4 tips to keep safe when phishing for treats this Halloween
FYI, this story is more than a year old
Article by Barracuda MSP EMEA director Jason Howells
Trick or treat. Those words are spoken by millions of children around the world every Halloween, though we always expect the sugary treat and not the scary alternative.
Unfortunately, tricks are all too real. Have you ever knocked on a door waiting for a handful of sweets only to be scared stiff by someone who looks like they’ve just finished playing an extra in a Tarantino film? Maybe you’ve been made to put your hands in pumpkin mush at a halloween party? What about the one where a stranger gains access to all your business, financial and personal data in the blink of an eye? No?
You have clearly never been victim to a phishing attack - yet. A phishing attack, or scam, is the result of a criminal disguising themselves, albeit via an email or website instead of a skeleton costume, and pretending to be someone or something they’re not. The aim is to trick you, the recipient, into divulging sensitive information that could see you or your business out of pocket.
On paper these may sound like the types of scams you’d spot a mile off, but every day more and more people like yourself are failing to identify increasingly elaborate phishing scams. Since last Halloween alone phishing attempts have grown by a frightening 65%, with 76% of businesses reporting to have been victims of phishing attacks. With 1.5 million new websites used for phishing being created each month it’s clear that this is just the beginning. These attacks are only going to get smarter.
So smart, in fact, that they infiltrated the world’s biggest social media platform. Just last month, Facebook reported a breach in which criminals stole information on over 50 million user profiles, including users’ religious beliefs, their state and place of work, family and social relationships and lots of other information these unknowing victims chose to share. Perfect ammunition for an extremely tailored phishing attack, if you ask me.
Scary stuff, right? Nobody likes being tricked, least of all in lieu of putting your feet up and falling into a sugar induced coma. That’s why we’re deadly serious about keeping you safe this Halloween, sharing our top four tips to protect your business and help you identify a phishing scam from a mile away.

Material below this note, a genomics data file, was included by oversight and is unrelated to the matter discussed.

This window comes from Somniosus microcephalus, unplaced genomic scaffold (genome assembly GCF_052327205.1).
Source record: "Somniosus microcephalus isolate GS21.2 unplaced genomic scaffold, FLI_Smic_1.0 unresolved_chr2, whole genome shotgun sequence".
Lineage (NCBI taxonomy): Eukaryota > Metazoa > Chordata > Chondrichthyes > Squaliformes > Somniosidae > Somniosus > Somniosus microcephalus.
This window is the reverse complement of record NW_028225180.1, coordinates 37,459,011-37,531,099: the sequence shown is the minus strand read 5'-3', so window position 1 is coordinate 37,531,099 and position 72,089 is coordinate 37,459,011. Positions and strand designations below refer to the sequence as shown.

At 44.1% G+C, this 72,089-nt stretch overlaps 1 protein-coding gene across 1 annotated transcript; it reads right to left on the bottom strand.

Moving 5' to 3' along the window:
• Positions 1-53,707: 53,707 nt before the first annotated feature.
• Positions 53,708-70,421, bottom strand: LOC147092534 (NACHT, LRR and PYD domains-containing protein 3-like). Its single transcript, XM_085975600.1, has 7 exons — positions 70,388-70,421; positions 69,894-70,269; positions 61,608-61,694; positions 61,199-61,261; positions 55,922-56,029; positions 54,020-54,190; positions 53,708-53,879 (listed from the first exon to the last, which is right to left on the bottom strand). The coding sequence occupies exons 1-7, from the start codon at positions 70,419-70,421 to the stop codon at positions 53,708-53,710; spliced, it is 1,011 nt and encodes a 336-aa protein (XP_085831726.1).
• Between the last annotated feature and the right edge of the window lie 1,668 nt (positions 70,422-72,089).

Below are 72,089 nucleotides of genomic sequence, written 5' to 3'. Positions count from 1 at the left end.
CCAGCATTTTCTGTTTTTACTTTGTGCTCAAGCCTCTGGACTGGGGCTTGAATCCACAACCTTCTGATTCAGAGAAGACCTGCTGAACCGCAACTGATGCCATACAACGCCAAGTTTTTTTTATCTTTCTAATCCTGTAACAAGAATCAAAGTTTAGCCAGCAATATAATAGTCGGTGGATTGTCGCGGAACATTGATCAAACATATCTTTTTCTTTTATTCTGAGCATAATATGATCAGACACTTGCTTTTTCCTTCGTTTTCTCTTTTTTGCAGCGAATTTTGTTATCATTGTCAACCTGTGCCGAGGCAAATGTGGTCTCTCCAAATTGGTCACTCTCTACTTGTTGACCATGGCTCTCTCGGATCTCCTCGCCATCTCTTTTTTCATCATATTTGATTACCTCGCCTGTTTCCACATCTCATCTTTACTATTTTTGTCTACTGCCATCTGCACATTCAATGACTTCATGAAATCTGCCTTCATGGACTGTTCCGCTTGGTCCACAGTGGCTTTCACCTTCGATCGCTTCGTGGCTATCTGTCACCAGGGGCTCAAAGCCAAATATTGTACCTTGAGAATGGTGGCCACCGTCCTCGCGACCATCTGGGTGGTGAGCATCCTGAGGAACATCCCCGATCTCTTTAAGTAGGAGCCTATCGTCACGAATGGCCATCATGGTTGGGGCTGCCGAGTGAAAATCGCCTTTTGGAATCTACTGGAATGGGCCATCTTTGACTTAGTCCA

Creep it real
The first port of call when deciding whether what you’re looking at is real or not is right under your nose. Always check and study an URL before clicking through, especially if it has found its way to you rather than you searching for it. Fake links loosely imitate other websites, often by adding unnecessary words and domains. A telling sign is an URL that doesn’t quite fit the hyperlink you’re used to from that source, contains extra words in the domain, or ends with a string of random characters. For boo-nus (sorry) points, always make sure to hover over and inspect any hyperlinked text before clicking through.
Don’t believe your eyes?
This one’s easy. Suddenly get told you’ve won the lottery, you’ve received a free holiday to the Maldives, or that there’s £3 million with your name on it if you could just send some cash over to a rich king in a foreign land? Call me pessimistic, but if something sounds too good to be true then it usually is. Especially if it’s coming from an unidentified source. If your luck suddenly changes, you might want to inspect the email a little further before packing your suitcase and handing in your notice.
Have a hunch you're being spooked? If you think the person you’re speaking to isn’t who they say they are, take it up with ‘them’ via another channel. The beauty of the 21st century is the plethora of ways we can communicate, be it via the phone, web, email, text, or social media. That’ll soon sniff out the imposters.
Does the email or URL ask you to convey sensitive or personal information? It’s a rule of thumb that banks will never ask for personal information over email, instead directing you to your app or online banking portal. No matter how convincing an email may seem, never share sensitive information, especially if you didn’t instigate the conversation in question.